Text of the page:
Well Said and Geller exemplify the problem with pensions. Placing politics and selfishness over common sense on any issue is never a proper way of solving anything.

    Government didn’t “fail” to properly fund pensions.

    In negotiations with unions where both parties, sometimes only the union, had the right to select actuaries to do studies. The projected costs received from those sources sometimes turned out to be unsustainable compared to actual costs.

    Governments and unions agreed to these arrangements in good faith believing them to be workable. When good faith arrangements turn out to be unsustainable, new good faith must replace the former unsustainable arrangement. Either party that refuses to act in further good faith lacks it. Elected leaders need to have some backbone and insist on good faith when solving problems.

    Faced with pension plan unsustainability, if retirees are going to pull some kind of entitlement stunt, which amounts to a huge fuck you to the tax payer, then the thing to do is declare the pension funds bankrupt and unable to meet future obligations.

    Government simply pays everyone out lump sum, everyone gets the share they earned from the pot of money that remains, and that’s the end of pension fund. It will be the end of pensions also. It will end the bleeding. Smarter approach is to figure out how to keep the thing alive on fair and workable terms.

    As in all things financial, the wise adage of Wall Street applies eternally true. Bears get fed, bulls get fed, pigs go hungry.

  17. Chaz Stevens, Genius says:

    You said it best! Take advantage… I rest my case.

  18. Chaz Stevens, Genius says:

    Chaz is wrong? I don’t think so.

    Obviously this person did not even read the article before commenting. They are giving up trying to reform the Florida Retirement system and now just looking at reforming municipal pension plans only. Yes municipal pension plans like Lauderhill and Kennie Hobbs. That is why the Florida League of Cities issued a statement. And municipal pension plans are supposed to under an appointed pension board approving investments (as required by Florida Statutes) not a lone wolf like Hobbs operating at will giving himself home loans.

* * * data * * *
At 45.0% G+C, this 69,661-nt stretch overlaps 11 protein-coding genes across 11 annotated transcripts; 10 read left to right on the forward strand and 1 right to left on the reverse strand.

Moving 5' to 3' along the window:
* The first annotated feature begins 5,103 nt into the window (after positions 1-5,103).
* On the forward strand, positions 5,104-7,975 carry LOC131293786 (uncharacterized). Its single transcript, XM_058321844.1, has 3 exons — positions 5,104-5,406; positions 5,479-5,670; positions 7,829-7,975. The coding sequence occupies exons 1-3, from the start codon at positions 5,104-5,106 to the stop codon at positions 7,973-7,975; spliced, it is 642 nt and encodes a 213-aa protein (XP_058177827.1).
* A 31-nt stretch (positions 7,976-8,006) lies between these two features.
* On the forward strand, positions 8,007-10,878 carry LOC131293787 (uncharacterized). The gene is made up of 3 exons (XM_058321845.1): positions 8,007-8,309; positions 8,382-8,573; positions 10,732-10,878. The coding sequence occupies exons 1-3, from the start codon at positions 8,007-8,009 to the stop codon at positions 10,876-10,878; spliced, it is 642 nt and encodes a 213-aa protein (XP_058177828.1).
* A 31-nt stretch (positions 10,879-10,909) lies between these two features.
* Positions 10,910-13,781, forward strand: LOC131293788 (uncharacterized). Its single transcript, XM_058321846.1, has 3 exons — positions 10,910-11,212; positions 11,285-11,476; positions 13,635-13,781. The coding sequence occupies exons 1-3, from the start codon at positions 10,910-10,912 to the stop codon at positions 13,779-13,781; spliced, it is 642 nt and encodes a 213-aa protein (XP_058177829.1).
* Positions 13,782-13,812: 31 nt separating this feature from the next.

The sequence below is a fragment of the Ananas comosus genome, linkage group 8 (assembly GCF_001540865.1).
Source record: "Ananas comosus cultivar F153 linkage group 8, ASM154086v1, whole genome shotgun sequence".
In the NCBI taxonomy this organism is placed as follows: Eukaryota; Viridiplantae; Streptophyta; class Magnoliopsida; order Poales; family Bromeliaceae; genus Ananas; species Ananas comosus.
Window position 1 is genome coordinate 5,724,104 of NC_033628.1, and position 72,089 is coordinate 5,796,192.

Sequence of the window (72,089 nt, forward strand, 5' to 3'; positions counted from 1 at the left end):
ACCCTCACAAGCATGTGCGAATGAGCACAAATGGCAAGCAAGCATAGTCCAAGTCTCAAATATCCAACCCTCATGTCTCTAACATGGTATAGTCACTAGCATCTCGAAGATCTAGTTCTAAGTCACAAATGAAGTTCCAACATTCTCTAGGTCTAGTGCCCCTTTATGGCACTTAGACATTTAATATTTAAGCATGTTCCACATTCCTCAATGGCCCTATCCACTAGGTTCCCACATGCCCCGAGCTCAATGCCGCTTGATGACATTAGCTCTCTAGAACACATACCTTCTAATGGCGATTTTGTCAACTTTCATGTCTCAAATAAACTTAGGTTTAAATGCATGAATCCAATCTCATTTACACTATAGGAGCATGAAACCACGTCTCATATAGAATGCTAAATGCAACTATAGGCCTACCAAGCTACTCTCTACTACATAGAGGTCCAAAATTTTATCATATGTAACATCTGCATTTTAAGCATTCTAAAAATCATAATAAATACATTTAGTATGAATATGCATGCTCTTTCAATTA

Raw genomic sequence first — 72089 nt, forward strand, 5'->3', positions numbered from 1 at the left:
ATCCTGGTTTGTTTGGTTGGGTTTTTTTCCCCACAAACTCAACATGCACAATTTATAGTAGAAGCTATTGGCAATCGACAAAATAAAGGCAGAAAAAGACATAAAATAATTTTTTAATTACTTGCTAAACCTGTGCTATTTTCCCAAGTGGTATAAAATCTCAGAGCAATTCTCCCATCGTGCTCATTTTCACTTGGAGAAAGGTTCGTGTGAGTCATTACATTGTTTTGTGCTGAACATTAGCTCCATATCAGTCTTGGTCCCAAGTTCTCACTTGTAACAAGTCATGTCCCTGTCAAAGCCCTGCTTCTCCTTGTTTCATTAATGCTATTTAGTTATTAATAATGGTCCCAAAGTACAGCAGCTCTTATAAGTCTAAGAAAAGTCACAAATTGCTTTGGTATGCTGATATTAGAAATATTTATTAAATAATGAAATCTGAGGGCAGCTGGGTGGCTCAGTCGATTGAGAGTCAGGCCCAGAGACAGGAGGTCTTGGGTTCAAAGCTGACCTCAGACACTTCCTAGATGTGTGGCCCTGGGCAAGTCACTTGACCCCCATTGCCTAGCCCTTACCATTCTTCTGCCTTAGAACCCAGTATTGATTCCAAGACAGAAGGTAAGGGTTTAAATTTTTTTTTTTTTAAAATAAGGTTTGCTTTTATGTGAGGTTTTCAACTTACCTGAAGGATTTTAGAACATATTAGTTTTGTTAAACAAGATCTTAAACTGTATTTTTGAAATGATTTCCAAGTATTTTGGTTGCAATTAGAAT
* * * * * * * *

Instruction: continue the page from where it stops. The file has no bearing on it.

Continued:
So next time read.

  19. Chaz Wrong Again says:

    Again, Chaz’s wrong again.

    Lauderhill’s, like other cities, have pension boards elected by the employees and then appointed/approved by the Commissions. Just like the law requires. The pension board does the investing, and as far as I can see, the pension board approved investing it with the Housing Authority to give employee loans at above market interest rates.

    I see nothing that shows it doesn’t follow Florida Statutes on investments approved by those boards, and not by Kennie Hobbs.

    Chaz, you don’t know, or more likely don’t care to know the truth.

    Is it possible you could be wrong (again)?

  20. Well Said says:

    @Also Attended……

    The bottom line is that government must fund pensions as per legal contract and/or application of current laws,Charters and Constitutions.

    Pension reforms are certainly needed, however, those currently participating in a pension plan must not loose earned pension benefits and those already retired and receiving a pension should not have their pension amended to offset the inadequate funding of those pension plans by elected government officials.

  21. Chaz Stevens, Genius says:

    While the Pension Board(s) may have authorized some investment in Real Estate funds, in general one finds it very hard to believe that the Pension Board is aware of or has endorsed housing loans to employees from those invested pension funds.

    That would above the authority and powers of the Pension Board authorized by Florida Statute.

    See a lawsuit coming here against the Pension Board if they have acted so.


    I also wonder your persistent interest … wonder how much you pinched from this fund.

  22. Chaz Wrong Again says:

    Nada, Nothing, Zero. Chaz Wrong Again.

    I just don’t like bad reporting, guilt by association, guilt by innuendo, and generally making it up as you go as the truth (which it isn’t). It must be a real rush for you too, and demeans real reporters working hard doing their job.

    Not that you don’t on occasion get something right. After all a broken clock is right twice each day. But I think it is time for people to call you out when you are wrong, and I intend to do so in the future in a variety of cities or wherever you write about that is wrong.

  23. Buddy says:

    No more comments from Chaz Stevens or his opponents. It is getting very boring.